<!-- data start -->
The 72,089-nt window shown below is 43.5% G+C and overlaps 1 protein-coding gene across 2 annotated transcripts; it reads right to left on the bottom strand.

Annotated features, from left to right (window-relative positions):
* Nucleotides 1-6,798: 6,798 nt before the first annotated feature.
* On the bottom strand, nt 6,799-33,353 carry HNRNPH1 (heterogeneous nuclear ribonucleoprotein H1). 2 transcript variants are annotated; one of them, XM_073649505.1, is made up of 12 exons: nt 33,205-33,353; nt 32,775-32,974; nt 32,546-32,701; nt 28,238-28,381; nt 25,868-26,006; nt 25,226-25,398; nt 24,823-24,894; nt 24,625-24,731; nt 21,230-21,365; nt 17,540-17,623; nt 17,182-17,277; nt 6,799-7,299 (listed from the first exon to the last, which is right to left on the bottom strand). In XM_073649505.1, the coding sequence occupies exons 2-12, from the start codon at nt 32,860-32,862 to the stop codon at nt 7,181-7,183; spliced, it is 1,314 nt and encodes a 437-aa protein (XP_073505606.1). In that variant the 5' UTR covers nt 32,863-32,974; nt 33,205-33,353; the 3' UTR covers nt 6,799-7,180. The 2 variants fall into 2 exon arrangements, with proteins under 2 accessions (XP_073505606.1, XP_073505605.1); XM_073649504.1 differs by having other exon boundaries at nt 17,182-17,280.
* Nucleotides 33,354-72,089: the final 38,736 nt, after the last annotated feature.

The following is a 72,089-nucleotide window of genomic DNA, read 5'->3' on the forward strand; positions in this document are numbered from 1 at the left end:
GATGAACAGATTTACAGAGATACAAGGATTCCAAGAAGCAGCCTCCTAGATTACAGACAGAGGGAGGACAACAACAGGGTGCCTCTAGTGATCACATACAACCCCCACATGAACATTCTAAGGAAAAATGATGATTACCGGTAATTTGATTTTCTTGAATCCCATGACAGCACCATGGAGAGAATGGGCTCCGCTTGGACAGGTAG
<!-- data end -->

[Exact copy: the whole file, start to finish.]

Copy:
The 72,089-nt window shown below is 43.5% G+C and overlaps 1 protein-coding gene across 2 annotated transcripts; it reads right to left on the bottom strand.

Annotated features, from left to right (window-relative positions):
* Nucleotides 1-6,798: 6,798 nt before the first annotated feature.
* On the bottom strand, nt 6,799-33,353 carry HNRNPH1 (heterogeneous nuclear ribonucleoprotein H1). 2 transcript variants are annotated; one of them, XM_073649505.1, is made up of 12 exons: nt 33,205-33,353; nt 32,775-32,974; nt 32,546-32,701; nt 28,238-28,381; nt 25,868-26,006; nt 25,226-25,398; nt 24,823-24,894; nt 24,625-24,731; nt 21,230-21,365; nt 17,540-17,623; nt 17,182-17,277; nt 6,799-7,299 (listed from the first exon to the last, which is right to left on the bottom strand). In XM_073649505.1, the coding sequence occupies exons 2-12, from the start codon at nt 32,860-32,862 to the stop codon at nt 7,181-7,183; spliced, it is 1,314 nt and encodes a 437-aa protein (XP_073505606.1). In that variant the 5' UTR covers nt 32,863-32,974; nt 33,205-33,353; the 3' UTR covers nt 6,799-7,180. The 2 variants fall into 2 exon arrangements, with proteins under 2 accessions (XP_073505606.1, XP_073505605.1); XM_073649504.1 differs by having other exon boundaries at nt 17,182-17,280.
* Nucleotides 33,354-72,089: the final 38,736 nt, after the last annotated feature.

The following is a 72,089-nucleotide window of genomic DNA, read 5'->3' on the forward strand; positions in this document are numbered from 1 at the left end:
GATGAACAGATTTACAGAGATACAAGGATTCCAAGAAGCAGCCTCCTAGATTACAGACAGAGGGAGGACAACAACAGGGTGCCTCTAGTGATCACATACAACCCCCACATGAACATTCTAAGGAAAAATGATGATTACCGGTAATTTGATTTTCTTGAATCCCATGACAGCACCATGGAGAGAATGGGCTCCGCTTGGACAGGTAG